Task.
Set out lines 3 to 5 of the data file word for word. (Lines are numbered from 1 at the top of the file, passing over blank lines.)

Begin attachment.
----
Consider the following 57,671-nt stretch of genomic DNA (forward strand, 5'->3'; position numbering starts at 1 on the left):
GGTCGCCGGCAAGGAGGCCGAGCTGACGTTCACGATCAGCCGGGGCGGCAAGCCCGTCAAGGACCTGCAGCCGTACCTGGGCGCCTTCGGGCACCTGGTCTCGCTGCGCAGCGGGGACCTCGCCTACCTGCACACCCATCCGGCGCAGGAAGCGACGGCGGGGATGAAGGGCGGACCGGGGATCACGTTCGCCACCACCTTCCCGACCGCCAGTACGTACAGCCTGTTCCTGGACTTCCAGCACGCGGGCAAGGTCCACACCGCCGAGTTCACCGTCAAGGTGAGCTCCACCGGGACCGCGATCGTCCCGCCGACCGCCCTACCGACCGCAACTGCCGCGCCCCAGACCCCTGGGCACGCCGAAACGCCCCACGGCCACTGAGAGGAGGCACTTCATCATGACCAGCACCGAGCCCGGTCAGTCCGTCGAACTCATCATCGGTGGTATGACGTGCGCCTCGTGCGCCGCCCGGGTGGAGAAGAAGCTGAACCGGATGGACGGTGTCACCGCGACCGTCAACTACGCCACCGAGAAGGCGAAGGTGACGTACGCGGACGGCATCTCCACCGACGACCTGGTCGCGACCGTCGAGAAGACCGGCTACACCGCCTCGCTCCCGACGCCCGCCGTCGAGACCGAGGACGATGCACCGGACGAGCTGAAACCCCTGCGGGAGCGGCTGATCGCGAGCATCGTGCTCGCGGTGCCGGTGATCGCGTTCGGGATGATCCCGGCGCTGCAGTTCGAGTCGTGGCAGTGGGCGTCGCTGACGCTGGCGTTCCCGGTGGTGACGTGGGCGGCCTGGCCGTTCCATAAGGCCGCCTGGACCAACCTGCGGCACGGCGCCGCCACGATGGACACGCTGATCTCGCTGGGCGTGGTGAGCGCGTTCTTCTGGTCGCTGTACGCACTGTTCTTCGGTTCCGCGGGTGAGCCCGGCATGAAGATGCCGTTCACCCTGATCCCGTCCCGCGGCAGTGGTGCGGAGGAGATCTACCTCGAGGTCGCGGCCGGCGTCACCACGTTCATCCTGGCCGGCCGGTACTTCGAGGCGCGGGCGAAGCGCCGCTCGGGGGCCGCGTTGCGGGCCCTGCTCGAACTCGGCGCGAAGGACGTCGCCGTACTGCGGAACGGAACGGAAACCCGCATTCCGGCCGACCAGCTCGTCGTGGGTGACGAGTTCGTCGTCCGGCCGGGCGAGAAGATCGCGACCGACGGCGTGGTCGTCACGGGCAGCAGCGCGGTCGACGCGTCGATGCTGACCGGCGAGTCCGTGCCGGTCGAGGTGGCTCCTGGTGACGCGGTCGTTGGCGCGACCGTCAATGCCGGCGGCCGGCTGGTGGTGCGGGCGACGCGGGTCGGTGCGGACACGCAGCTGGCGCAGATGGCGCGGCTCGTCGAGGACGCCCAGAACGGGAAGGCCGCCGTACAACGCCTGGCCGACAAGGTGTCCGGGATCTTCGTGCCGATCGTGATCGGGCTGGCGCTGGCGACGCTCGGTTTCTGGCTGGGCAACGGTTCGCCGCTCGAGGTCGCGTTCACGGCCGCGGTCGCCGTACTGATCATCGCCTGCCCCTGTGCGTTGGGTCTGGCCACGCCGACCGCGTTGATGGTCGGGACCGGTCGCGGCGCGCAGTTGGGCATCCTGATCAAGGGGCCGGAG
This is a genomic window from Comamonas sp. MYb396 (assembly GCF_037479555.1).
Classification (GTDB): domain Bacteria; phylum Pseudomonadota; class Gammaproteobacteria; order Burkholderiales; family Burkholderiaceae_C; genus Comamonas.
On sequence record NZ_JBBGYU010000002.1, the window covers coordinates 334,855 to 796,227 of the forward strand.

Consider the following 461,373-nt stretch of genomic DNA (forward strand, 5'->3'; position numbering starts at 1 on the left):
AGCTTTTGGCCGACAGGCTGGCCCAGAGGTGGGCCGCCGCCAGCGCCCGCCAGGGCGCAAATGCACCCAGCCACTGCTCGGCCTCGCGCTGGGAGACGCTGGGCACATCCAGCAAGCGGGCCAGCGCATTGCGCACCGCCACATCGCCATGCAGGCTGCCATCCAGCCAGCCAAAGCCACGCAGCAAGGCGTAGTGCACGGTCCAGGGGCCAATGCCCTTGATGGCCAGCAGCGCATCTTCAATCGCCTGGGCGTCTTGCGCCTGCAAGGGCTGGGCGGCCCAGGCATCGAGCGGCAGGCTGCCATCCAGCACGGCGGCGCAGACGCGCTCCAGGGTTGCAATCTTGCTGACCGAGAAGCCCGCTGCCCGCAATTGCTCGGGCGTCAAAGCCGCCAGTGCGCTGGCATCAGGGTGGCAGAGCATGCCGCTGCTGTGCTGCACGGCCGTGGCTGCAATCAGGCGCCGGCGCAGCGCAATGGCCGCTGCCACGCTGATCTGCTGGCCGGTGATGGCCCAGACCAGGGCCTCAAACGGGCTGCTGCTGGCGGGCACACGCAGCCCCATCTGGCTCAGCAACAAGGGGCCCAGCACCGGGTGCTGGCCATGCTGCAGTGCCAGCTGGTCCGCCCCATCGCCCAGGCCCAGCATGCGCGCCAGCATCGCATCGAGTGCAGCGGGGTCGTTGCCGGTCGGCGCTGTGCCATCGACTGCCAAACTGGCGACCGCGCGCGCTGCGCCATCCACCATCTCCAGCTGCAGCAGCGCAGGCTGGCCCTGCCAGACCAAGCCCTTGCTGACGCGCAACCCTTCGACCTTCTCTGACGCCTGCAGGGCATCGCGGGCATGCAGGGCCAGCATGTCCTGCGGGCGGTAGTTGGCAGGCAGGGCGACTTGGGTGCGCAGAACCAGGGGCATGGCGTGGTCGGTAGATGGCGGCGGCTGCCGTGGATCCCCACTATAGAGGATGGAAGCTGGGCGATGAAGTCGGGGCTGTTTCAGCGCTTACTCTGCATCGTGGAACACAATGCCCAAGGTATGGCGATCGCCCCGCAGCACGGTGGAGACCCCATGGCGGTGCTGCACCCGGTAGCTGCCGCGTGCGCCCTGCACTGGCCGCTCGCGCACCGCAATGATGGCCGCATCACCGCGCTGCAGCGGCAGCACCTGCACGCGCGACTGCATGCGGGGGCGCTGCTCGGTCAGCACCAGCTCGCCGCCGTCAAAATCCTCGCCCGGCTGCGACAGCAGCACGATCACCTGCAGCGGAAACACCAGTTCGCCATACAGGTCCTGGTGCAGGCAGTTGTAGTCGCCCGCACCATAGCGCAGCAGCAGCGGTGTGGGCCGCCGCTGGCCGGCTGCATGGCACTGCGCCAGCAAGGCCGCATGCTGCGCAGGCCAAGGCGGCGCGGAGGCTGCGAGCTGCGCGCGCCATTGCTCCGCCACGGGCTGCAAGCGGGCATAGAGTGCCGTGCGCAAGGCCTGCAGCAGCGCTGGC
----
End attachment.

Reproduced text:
This is a genomic window from Comamonas sp. MYb396 (assembly GCF_037479555.1).
Classification (GTDB): domain Bacteria; phylum Pseudomonadota; class Gammaproteobacteria; order Burkholderiales; family Burkholderiaceae_C; genus Comamonas.
On sequence record NZ_JBBGYU010000002.1, the window covers coordinates 334,855 to 796,227 of the forward strand.